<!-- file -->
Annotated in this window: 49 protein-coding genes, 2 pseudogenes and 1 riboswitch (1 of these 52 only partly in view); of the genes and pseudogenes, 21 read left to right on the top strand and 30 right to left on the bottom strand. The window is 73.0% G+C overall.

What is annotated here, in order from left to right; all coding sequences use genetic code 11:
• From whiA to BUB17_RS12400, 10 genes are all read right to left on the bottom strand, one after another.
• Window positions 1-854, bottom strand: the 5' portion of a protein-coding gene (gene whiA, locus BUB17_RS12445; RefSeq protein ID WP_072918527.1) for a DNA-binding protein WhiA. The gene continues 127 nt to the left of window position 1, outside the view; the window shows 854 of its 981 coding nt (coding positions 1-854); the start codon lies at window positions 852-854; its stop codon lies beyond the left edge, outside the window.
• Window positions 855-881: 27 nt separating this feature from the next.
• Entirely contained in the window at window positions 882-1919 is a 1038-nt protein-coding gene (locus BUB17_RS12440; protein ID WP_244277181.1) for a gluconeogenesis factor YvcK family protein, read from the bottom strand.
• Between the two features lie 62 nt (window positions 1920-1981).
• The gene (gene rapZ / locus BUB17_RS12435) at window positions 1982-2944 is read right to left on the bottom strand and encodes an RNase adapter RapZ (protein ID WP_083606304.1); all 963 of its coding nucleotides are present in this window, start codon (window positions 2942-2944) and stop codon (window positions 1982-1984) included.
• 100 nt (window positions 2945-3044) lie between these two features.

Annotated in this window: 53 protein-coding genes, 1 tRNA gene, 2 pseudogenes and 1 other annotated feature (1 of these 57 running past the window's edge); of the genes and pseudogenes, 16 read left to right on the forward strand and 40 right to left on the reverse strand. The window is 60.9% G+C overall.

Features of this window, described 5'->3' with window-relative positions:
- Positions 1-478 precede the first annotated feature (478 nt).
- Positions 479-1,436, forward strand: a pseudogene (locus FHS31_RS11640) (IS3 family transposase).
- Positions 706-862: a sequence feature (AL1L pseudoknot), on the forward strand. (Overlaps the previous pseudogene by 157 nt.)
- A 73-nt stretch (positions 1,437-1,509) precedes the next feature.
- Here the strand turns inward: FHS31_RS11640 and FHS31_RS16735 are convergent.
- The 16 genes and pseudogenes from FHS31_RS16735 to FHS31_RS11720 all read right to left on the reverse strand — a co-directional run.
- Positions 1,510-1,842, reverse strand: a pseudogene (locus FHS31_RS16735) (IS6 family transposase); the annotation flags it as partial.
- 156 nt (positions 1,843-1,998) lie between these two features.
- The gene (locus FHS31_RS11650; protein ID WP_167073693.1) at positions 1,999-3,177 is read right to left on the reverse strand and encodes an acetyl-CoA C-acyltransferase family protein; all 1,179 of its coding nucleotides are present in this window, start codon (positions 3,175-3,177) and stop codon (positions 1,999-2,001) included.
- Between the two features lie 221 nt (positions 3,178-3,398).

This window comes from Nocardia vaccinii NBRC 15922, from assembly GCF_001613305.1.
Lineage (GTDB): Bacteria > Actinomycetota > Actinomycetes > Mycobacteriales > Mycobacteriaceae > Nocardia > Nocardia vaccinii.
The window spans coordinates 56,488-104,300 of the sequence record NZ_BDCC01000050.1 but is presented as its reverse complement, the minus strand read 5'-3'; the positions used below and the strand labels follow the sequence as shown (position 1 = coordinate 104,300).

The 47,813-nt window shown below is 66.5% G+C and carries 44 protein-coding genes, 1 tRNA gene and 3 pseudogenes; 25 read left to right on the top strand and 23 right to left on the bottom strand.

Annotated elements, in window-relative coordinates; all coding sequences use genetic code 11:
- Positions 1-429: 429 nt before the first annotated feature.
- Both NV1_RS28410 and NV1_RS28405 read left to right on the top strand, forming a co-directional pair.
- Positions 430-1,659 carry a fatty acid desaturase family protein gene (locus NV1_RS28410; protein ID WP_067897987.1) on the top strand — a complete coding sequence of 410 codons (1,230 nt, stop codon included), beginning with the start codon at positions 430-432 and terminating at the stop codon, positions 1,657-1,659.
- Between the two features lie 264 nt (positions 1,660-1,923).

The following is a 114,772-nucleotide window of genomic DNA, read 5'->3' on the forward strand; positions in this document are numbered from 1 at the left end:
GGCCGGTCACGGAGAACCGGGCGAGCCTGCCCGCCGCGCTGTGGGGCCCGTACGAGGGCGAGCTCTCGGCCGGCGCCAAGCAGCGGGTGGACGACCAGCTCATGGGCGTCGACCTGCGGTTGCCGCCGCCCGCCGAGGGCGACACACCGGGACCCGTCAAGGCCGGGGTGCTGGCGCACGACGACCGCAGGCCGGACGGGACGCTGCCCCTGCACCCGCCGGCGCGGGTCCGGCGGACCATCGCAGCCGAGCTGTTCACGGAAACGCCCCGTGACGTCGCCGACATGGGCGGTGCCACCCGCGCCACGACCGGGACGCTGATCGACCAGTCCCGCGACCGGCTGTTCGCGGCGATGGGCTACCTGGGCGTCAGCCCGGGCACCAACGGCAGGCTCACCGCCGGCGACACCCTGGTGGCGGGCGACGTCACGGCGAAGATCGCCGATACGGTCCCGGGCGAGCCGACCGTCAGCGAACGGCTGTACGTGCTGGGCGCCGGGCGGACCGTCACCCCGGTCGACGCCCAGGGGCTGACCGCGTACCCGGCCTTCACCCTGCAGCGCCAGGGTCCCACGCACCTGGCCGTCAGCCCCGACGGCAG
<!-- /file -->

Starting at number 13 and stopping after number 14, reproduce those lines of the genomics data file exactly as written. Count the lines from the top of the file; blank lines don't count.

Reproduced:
- Positions 479-1,436, forward strand: a pseudogene (locus FHS31_RS11640) (IS3 family transposase).
- Positions 706-862: a sequence feature (AL1L pseudoknot), on the forward strand. (Overlaps the previous pseudogene by 157 nt.)